Like many people, I’ve had plenty of odd jobs in the course of navigating life.

My journey as a paid worker started with detasseling corn. For the city slickers: You walk through a cornfield and tear off the tassel topping each stalk of corn, which thwarts Mother Nature by preventing any wayward cross-pollination those devious cornstalks might be contemplating. This goes on for row after row, acre after acre after acre. Soon you are caked in gunk and resemble a moving corndog dipped in yellow mustard. It was bone-achingly hard work for $1.25 per hour.

The summer after high school graduation I was saved by a unique job offer. The state legislature wanted to create a living history, as told by its elderly residents. They didn’t care which ones as long as they were old and had a story to tell.

My father, a practical man with a wry sense of humor, asked: “Now what exactly is it they pay you to do?” His conclusion: “It was a waste of taxpayers’ good money.” I concluded it was a good idea. So I spent my summer days roaming country roads in my forest-green, 1953 Chevy tank, festooned with a huge Saint Christopher medal in lieu of an insurance policy, searching out old farmers with a story to tell.

Once past the “that’s a waste of good taxpayers’ money” part of the conversation, most happily told their personal histories. I heard stories of courage and hardship endured just to reach this little patch of farmland. They spoke of traditions, the joy of having children, the loss of parents and siblings, and the lingering fear of the Great Depression. From them, I learned the power of plainspoken language, the depth of character and spirit in ordinary people, and the buoying effect of a good sense of humor.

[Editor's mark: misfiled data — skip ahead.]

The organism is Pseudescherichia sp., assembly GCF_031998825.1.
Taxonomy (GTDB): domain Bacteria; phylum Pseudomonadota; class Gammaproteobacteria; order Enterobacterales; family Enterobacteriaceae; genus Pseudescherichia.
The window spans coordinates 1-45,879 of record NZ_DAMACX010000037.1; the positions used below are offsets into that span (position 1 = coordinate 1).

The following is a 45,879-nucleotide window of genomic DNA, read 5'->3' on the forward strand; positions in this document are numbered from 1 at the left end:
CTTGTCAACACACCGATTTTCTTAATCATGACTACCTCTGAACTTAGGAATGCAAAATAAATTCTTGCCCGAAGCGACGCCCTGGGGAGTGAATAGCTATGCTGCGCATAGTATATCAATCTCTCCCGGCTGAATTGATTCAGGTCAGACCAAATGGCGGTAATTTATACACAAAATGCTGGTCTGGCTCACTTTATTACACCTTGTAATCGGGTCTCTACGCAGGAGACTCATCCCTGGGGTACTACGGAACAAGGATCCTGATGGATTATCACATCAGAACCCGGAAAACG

After my stint as traveling local documentarian, I became a part-time dishwasher at a college town country club, pulling the night shift. Here, I learned about class warfare, but I liked the job. I got paid in cash each night, and by closing time, it was too late to run out and blow all the money.

I worked next to Betty, an older woman who had been “washing dishes all my life.” After work, she walked more than a mile to waitress at a truck stop. I now had a piece-of-junk Ford Falcon and I offered her a ride, which she accepted on the coldest nights. As a thank-you, she invited me for coffee and toast and jam. On a doily on top of the TV was the story of her life: A picture of a young man, her son in an Army uniform, with a holy card propped against it. History exacted a high price.

Eventually, I got a decent car and fell into publishing, where some 30 years ago, I met all of you. It’s been my pleasure to listen to your stories and learn from you. I know you are at a historic point in health care. And I know that you can do this and do it well. It’s your legacy.

But this will be the last issue I work on. I am retiring and leaving you in the hands of my talented staff. I’ll be thinking of you. Take care, my friends.

— You can reach me at